Seven Reasons Your Tooth Aches
Toothaches are horrific and downright unbearable. More than 90 percent of adults suffer from some degree of tooth decay that may eventually lead to a throbbing or steady pain around the site of your tooth.
As a kid, a toothache typically meant it was time to rid yourself of that pesky baby tooth. As an adult, a toothache can be a sign of a variety of issues or have any number of causes at the root.
Here are seven potential reasons our teeth sometimes ache.
Look out if you are a sufferer of chronic sinus pain. Chronic sinus pain can result in tooth pain that typically surfaces in the molar region of your mouth and may increase if you dare to bend over with a chronic sinusitis episode.
Ultimately, it is the pressure associated with the inflammation of the sinuses that results in the toothache pain. As this pressure builds within the sinus cavities, the teeth are pushed outward causing one to experience biting pain.
Cardiac pain can travel to the tooth, resulting in an inexplicable aching sensation. People commonly report pain that has a burning yet tight or pulling sensation. Treatment is not to remove the tooth but ideally, to consult with a cardiologist if your dentist is able to rule out tooth decay or abscesses.
Migraine Headaches and Toothaches
Migraines (without the aura) or cluster headaches can cause pain that mimics a toothache. This condition is debilitating and thanks to its intense nature and capacity to create discomfort in varying regions of the head, difficult to manage.
What to Expect: Migraine headaches will typically result in causing a throbbing pain while cluster headaches will translate into an intense, lingering pain in the molar region lasting anywhere from 15 minutes to upwards of 3 hours.
High Blood Pressure and Tooth Pain
Did you know that high blood pressure can sometimes result in tooth pain? Well, actually, it is not so uncommon for the medication used to treat your hypertension to cause this pain. Specifically, a medication known as calcium channel blockers may lead to gum overgrowth and swelling leading some people to experience pain -specifically while chewing.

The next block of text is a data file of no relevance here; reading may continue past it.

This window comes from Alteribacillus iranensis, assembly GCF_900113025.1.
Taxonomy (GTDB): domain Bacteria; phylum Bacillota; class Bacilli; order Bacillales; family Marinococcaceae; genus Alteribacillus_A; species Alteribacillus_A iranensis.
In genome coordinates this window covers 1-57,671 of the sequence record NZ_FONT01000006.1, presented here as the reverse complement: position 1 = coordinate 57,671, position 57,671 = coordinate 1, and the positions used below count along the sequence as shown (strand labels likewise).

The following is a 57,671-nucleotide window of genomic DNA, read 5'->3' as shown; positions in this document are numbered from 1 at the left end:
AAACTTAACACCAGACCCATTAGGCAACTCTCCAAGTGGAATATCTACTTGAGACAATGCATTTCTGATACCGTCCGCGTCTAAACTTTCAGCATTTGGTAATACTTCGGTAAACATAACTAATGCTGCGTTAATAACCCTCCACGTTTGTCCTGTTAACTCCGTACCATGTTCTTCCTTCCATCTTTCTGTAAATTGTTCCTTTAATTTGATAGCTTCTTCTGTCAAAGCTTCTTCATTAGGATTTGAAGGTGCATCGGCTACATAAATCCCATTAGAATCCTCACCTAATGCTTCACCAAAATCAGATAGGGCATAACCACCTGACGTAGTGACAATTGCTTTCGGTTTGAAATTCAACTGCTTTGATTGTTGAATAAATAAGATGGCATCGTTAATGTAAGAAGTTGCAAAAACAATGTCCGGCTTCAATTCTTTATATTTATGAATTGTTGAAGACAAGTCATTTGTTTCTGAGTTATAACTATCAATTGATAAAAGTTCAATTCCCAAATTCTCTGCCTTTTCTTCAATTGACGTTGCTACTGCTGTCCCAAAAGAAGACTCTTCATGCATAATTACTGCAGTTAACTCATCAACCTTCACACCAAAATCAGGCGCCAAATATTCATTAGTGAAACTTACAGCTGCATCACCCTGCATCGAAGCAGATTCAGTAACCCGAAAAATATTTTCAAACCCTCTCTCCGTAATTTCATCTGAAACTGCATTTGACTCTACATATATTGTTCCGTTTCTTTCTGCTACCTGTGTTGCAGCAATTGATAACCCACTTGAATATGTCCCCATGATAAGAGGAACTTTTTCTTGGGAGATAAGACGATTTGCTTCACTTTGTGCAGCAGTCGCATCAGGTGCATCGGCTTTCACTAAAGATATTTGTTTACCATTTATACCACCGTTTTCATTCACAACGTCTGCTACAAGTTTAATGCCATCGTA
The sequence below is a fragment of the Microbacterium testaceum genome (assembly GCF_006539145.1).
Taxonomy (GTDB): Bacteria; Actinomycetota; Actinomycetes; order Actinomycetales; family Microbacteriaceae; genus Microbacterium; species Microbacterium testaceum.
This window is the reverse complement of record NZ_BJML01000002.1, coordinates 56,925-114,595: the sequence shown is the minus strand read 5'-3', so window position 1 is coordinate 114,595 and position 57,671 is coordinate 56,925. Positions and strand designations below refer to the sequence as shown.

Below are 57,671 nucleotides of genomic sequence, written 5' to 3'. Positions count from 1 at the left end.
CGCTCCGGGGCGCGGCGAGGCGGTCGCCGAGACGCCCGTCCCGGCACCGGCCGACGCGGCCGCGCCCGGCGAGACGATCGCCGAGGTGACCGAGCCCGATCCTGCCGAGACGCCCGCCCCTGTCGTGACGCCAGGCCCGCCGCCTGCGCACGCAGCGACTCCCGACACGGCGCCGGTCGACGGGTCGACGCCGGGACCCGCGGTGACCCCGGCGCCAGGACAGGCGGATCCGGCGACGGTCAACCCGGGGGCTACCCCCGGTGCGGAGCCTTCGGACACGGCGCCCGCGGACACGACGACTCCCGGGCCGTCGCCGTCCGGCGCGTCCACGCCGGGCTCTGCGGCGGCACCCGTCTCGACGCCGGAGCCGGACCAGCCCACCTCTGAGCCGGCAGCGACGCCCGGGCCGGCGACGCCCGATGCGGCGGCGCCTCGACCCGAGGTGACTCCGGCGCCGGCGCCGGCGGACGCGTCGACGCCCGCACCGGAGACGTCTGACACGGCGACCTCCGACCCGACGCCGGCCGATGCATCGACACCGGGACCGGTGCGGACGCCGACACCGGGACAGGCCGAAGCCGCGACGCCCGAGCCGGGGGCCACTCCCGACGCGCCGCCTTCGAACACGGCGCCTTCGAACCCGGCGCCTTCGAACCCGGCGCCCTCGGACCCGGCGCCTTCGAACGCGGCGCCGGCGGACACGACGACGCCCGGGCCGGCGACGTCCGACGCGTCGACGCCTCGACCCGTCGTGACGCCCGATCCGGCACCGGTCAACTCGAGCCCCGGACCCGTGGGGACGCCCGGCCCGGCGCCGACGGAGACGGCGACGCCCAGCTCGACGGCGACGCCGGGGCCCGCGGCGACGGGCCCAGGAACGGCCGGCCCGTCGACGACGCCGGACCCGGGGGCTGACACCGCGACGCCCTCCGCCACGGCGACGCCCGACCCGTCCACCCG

Another cause of toothaches is the emergence of a tooth abscess. A tooth abscess happens as the result of an infection that compromises your tooth. A pocket of pus accumulates around the root of the infected tooth eventually causing significant pain. Sounds gnarly --right? If you fail to treat the grotesque abscess, the infection may spread to other parts of your body.
Tooth decay may occur as a result of foods and drinks have the opportunity to adhere to your teeth. Your mouth is a reservoir of bacteria that enables the conversion of this food, acid, and saliva to create plaque on your teeth which over time manages to generate holes or cavities. If you are someone who enjoys their sweets or carb-laden foods, your risk for developing cavities is higher than that of someone who purposefully avoids these foods.
Finally, the occurrence of periodontitis can prove detrimental to the stability of our teeth. Periodontitis can cause our teeth to loosen and cause us a bit of pain. This condition is a gum infection that harms the soft tissue of our gums then damages the bone holding our teeth. It has the power to leave our gums appearing swollen, red or even purple in color and prone to bleeding. Other symptoms include bad breath, noticeable spaces between our teeth and difficulty with chewing.
In summary, there are many conditions that might lead to a toothache. Make sure you consider your risk factors for each of these should you ever experience a toothache event and contact your dentist or primary physician as soon as possible.
This content is for informational purposes only and does not substitute for formal and individualized diagnosis, prognosis, treatment, prescription, and/or dietary advice from a licensed medical professional. Do not stop or alter your current course of treatment. If pregnant or nursing, consult with a qualified provider on an individual basis. Seek immediate help if you are experiencing a medical emergency.
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